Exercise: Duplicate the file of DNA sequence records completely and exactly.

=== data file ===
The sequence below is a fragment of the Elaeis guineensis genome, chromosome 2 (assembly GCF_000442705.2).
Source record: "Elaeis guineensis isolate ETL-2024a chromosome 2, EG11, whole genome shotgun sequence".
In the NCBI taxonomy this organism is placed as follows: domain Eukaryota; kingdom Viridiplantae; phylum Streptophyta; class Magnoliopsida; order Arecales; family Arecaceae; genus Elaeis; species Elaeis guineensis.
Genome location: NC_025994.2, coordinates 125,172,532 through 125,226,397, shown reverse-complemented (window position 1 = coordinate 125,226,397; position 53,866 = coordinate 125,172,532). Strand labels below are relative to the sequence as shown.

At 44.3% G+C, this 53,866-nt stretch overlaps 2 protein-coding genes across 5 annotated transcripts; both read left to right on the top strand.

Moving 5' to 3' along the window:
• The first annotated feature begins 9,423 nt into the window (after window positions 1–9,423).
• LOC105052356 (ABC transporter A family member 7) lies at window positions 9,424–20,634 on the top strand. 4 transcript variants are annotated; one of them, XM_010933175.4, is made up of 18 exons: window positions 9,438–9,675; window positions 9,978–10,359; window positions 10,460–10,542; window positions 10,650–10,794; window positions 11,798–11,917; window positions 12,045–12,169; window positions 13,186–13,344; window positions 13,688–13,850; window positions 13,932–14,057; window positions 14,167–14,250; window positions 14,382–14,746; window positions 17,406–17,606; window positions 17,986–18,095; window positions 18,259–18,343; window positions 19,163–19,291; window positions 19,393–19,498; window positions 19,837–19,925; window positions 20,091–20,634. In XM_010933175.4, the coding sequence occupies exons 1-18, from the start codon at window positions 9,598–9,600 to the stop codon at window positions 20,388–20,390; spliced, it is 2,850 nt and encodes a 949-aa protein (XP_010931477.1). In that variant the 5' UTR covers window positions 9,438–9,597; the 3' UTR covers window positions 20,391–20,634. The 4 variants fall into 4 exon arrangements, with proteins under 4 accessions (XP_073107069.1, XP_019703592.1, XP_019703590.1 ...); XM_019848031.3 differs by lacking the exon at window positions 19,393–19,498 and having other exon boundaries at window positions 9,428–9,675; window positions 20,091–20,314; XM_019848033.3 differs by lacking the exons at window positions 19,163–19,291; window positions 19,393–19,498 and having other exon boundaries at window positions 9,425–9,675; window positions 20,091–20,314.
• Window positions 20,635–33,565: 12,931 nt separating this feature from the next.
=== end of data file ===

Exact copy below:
The sequence below is a fragment of the Elaeis guineensis genome, chromosome 2 (assembly GCF_000442705.2).
Source record: "Elaeis guineensis isolate ETL-2024a chromosome 2, EG11, whole genome shotgun sequence".
In the NCBI taxonomy this organism is placed as follows: domain Eukaryota; kingdom Viridiplantae; phylum Streptophyta; class Magnoliopsida; order Arecales; family Arecaceae; genus Elaeis; species Elaeis guineensis.
Genome location: NC_025994.2, coordinates 125,172,532 through 125,226,397, shown reverse-complemented (window position 1 = coordinate 125,226,397; position 53,866 = coordinate 125,172,532). Strand labels below are relative to the sequence as shown.

At 44.3% G+C, this 53,866-nt stretch overlaps 2 protein-coding genes across 5 annotated transcripts; both read left to right on the top strand.

Moving 5' to 3' along the window:
• The first annotated feature begins 9,423 nt into the window (after window positions 1–9,423).
• LOC105052356 (ABC transporter A family member 7) lies at window positions 9,424–20,634 on the top strand. 4 transcript variants are annotated; one of them, XM_010933175.4, is made up of 18 exons: window positions 9,438–9,675; window positions 9,978–10,359; window positions 10,460–10,542; window positions 10,650–10,794; window positions 11,798–11,917; window positions 12,045–12,169; window positions 13,186–13,344; window positions 13,688–13,850; window positions 13,932–14,057; window positions 14,167–14,250; window positions 14,382–14,746; window positions 17,406–17,606; window positions 17,986–18,095; window positions 18,259–18,343; window positions 19,163–19,291; window positions 19,393–19,498; window positions 19,837–19,925; window positions 20,091–20,634. In XM_010933175.4, the coding sequence occupies exons 1-18, from the start codon at window positions 9,598–9,600 to the stop codon at window positions 20,388–20,390; spliced, it is 2,850 nt and encodes a 949-aa protein (XP_010931477.1). In that variant the 5' UTR covers window positions 9,438–9,597; the 3' UTR covers window positions 20,391–20,634. The 4 variants fall into 4 exon arrangements, with proteins under 4 accessions (XP_073107069.1, XP_019703592.1, XP_019703590.1 ...); XM_019848031.3 differs by lacking the exon at window positions 19,393–19,498 and having other exon boundaries at window positions 9,428–9,675; window positions 20,091–20,314; XM_019848033.3 differs by lacking the exons at window positions 19,163–19,291; window positions 19,393–19,498 and having other exon boundaries at window positions 9,425–9,675; window positions 20,091–20,314.
• Window positions 20,635–33,565: 12,931 nt separating this feature from the next.